100 LGBTQ Black women you should know

And other recommended reads from feminist blogger Emma Frankel-Thorin.

March 25, 2014 · 2 min read

Emma100 LGBTQ Black women you should know – A great post in honor of Black History Month

Comic about slurs – This is very important to me. Many people will throw around words as if they mean nothing, however to many they can hurt very deeply and trigger painful memories.

Why I stopped identifying with white feminism – A personal and honest post.

The ‘fierce black woman’ inside you doesn’t exist – a fantastic response to Perez Hilton’s recent display of racism.

A failed experiment in social engineering – A long read about the Nordic model; what happens when we criminalize the purchase of sex.

Why I can’t stand white belly dancers – An angry piece which certainly makes one think about how one consumes other people’s culture. We all walk through life differently & it’s important not to forget that.

Just eat it: a comic about food and cultural appropriation – I think this is one that will make many of us squirm with recognition.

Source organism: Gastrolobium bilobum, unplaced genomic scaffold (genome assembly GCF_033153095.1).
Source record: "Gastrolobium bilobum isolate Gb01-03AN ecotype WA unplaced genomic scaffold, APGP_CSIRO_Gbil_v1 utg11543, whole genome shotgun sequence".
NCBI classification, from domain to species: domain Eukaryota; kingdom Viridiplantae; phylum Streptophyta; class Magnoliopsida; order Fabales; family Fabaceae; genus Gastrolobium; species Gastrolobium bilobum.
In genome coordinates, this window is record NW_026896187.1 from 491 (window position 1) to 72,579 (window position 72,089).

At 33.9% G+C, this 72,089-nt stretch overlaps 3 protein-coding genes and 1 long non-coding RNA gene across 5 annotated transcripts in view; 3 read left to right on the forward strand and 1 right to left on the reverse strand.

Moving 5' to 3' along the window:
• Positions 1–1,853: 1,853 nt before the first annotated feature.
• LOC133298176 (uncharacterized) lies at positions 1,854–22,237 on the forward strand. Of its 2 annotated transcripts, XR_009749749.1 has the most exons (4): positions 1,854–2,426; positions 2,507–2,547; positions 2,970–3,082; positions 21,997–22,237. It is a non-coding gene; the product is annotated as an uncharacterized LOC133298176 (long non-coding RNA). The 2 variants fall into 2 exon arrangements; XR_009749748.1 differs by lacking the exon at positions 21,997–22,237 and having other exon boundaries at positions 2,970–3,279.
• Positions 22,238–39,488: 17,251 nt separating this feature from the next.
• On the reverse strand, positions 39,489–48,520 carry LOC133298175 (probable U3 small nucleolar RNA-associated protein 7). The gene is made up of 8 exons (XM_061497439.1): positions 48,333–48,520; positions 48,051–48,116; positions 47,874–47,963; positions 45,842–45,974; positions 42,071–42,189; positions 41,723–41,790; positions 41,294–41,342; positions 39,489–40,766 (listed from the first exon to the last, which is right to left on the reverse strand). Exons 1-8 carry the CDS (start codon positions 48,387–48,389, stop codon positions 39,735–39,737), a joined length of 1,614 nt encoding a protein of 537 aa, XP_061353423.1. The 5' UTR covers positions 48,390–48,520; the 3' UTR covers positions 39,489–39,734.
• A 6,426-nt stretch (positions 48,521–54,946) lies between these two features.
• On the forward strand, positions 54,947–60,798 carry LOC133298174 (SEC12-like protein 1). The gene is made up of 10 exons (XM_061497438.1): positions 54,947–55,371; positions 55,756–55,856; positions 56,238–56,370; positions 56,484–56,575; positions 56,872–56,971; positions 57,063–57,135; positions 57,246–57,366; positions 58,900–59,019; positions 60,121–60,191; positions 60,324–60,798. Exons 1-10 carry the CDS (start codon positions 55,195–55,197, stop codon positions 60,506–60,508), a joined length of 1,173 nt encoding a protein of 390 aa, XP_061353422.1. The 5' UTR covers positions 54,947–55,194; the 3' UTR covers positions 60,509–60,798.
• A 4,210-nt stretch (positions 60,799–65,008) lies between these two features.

Blue Valentine – Finally someone other than me had some issues with this film. It’s so easy to call a woman a bitch, it is much harder to look properly at the situation women often find themselves in.

Emma blogs at: www.emmaquitefrankly.blogspot.co.uk and Tweets: @ExtraFT


Frontline workers and Covid-19: a carer’s account

Ndella Diouf Paye writes about her experiences working as a carer for a private company

The state of things to come

Politicians, the state, and the market have failed to come to terms with Covid-19. Can 'people power' navigate a way out of the crisis? K Biswas introduces the TNI Covid Capitalism Report

Pints, patriotism and precarity

Oli Carter-Esdale explores the weaponisation of the pint and asks: where next for the hospitality sector?


UK, hun?

Materially, the UK is not a nation – with fewer common experiences than ever before, from schools and policing to borders and governance – argue Medb MacDaibheid and Brian Christopher

What key work really means

While economic activity slowed down during the Covid-19 crisis, accumulation of wealth continues for capitalists at the cost of key workers’ health and wellbeing, writes Notes From Below

Only as bold as we need to be

Utopianism isn’t a rose-tinted optimism: it’s ‘the realism of hope’ we now desperately need, argues Jack Kellam

Only fearless, independent journalism
can hold power to account

Your support keeps Red Pepper alive